Date of Award

5-21-2004

Degree Type

Thesis

Degree Name

M.F.A.

Degree Program

Drama and Communications

Department

Drama and Communications

Major Professor

Karnell, Philip

Second Advisor

Hoover, David

Third Advisor

Griffith, Kevin

Abstract

A series of scenes taken from Greek theatre were collaborated and chosen to form what became known as An Evening of Greek Theatre. Along with the normal challenges of creating a production, such as memorization, blocking, costuming, and others, came challenges that were unique to this particular one. The training we are most familiar with is in the confines of realism, and this particular production had little to do with realism. The stylization created an amalgamation of techniques, which became a functional process used to create An Evening of Greek Theatre. Along with these problems were other ones, such as dealing with the mythological significance of the characters and the stigmas that go with them. This, too, provided a breeding ground for creativity and experimentation. All this came together to form a successful and rewarding production.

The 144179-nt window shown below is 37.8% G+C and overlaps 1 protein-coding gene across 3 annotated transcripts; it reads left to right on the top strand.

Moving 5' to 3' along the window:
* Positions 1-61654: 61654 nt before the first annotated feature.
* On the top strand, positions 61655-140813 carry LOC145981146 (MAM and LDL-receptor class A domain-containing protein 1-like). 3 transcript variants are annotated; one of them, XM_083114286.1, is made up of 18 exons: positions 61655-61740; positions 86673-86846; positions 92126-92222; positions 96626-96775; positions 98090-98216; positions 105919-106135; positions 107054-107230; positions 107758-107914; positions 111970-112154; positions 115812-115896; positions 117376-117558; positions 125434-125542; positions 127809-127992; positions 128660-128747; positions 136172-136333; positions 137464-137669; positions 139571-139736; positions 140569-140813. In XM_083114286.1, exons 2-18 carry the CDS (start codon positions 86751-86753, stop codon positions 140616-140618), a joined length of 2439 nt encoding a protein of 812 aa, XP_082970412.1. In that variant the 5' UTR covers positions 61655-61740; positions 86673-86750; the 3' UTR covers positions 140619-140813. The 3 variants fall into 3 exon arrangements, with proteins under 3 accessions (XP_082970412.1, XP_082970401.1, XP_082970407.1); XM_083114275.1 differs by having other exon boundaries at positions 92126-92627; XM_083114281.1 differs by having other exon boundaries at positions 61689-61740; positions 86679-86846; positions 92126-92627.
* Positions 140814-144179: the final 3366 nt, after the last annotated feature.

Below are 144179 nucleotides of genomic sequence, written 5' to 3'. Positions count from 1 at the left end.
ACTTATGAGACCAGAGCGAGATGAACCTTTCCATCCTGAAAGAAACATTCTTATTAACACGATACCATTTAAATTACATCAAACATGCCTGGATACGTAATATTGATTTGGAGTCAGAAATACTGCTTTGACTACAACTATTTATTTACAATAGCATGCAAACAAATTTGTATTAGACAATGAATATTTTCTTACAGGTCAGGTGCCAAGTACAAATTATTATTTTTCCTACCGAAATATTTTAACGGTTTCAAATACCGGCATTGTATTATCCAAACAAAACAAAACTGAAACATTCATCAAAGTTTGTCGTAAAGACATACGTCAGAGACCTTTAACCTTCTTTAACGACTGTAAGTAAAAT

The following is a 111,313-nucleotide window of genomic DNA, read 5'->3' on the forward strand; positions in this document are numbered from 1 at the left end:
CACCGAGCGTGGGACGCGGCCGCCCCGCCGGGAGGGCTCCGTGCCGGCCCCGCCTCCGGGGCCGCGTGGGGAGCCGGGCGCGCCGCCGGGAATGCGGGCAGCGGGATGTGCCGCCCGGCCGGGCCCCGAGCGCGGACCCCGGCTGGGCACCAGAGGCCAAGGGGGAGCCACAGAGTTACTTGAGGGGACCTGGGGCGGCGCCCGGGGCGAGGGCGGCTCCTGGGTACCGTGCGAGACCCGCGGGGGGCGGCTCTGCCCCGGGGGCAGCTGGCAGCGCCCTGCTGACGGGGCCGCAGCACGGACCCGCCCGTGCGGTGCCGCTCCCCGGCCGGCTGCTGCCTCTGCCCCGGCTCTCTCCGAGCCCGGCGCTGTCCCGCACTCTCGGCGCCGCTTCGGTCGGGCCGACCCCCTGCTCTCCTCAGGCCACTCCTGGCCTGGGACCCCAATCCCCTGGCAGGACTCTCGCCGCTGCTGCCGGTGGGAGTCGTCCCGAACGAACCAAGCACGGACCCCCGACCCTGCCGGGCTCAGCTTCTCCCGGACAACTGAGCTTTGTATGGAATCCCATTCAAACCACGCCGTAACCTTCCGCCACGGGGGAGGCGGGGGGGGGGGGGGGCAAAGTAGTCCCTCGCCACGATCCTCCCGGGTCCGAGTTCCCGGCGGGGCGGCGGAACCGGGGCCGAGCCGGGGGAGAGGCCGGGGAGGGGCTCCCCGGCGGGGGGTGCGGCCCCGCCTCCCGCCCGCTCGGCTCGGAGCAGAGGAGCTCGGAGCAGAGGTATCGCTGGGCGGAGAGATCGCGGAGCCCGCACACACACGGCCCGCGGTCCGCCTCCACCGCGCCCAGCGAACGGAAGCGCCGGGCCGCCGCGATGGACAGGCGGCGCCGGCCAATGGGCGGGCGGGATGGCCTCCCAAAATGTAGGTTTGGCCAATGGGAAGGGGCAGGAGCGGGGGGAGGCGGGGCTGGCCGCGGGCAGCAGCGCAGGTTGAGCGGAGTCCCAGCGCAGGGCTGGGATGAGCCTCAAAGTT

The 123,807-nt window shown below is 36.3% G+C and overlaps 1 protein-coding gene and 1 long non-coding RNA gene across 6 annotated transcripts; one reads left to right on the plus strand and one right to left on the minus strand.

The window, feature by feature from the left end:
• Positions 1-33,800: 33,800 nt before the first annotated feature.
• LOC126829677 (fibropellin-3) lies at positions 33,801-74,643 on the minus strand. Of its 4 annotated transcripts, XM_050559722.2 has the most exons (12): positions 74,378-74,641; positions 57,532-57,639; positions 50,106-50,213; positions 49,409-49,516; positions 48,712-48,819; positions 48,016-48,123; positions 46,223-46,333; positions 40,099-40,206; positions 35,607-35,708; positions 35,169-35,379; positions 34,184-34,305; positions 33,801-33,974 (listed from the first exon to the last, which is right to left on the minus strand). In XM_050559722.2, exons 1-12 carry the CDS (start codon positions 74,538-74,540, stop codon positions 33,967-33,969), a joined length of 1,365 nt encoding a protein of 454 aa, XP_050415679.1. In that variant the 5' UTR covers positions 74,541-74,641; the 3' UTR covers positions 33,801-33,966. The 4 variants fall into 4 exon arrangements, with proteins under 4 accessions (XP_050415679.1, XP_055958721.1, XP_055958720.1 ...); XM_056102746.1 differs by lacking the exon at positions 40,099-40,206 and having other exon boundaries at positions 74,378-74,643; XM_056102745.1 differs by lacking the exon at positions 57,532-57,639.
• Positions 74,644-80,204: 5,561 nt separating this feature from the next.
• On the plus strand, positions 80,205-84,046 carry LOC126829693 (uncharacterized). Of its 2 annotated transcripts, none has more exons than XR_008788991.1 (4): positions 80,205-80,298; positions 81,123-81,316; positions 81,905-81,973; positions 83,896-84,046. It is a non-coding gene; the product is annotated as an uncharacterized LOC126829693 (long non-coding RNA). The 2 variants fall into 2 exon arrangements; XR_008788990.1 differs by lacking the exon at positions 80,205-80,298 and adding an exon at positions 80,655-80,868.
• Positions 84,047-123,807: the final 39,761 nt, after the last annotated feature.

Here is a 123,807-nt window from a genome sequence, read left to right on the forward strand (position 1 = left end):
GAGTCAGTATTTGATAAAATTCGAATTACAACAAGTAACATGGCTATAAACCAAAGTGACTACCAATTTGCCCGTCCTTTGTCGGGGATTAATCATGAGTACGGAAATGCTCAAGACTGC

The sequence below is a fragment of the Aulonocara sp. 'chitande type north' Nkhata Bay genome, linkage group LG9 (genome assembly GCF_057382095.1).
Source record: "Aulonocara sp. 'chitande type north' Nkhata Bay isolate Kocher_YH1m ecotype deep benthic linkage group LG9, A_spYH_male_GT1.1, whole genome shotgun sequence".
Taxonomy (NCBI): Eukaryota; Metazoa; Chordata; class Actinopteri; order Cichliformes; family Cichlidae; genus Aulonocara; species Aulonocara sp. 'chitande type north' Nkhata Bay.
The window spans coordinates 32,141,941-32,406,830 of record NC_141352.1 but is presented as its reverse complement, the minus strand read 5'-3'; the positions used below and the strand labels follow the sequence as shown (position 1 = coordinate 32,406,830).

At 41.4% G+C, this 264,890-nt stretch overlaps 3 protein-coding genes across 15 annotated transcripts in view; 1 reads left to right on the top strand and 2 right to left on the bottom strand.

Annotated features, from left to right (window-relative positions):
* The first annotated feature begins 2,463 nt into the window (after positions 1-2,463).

Rights

The University of New Orleans and its agents retain the non-exclusive license to archive and make accessible this dissertation or thesis in whole or in part in all forms of media, now or hereafter known. The author retains all other ownership rights to the copyright of the thesis or dissertation.

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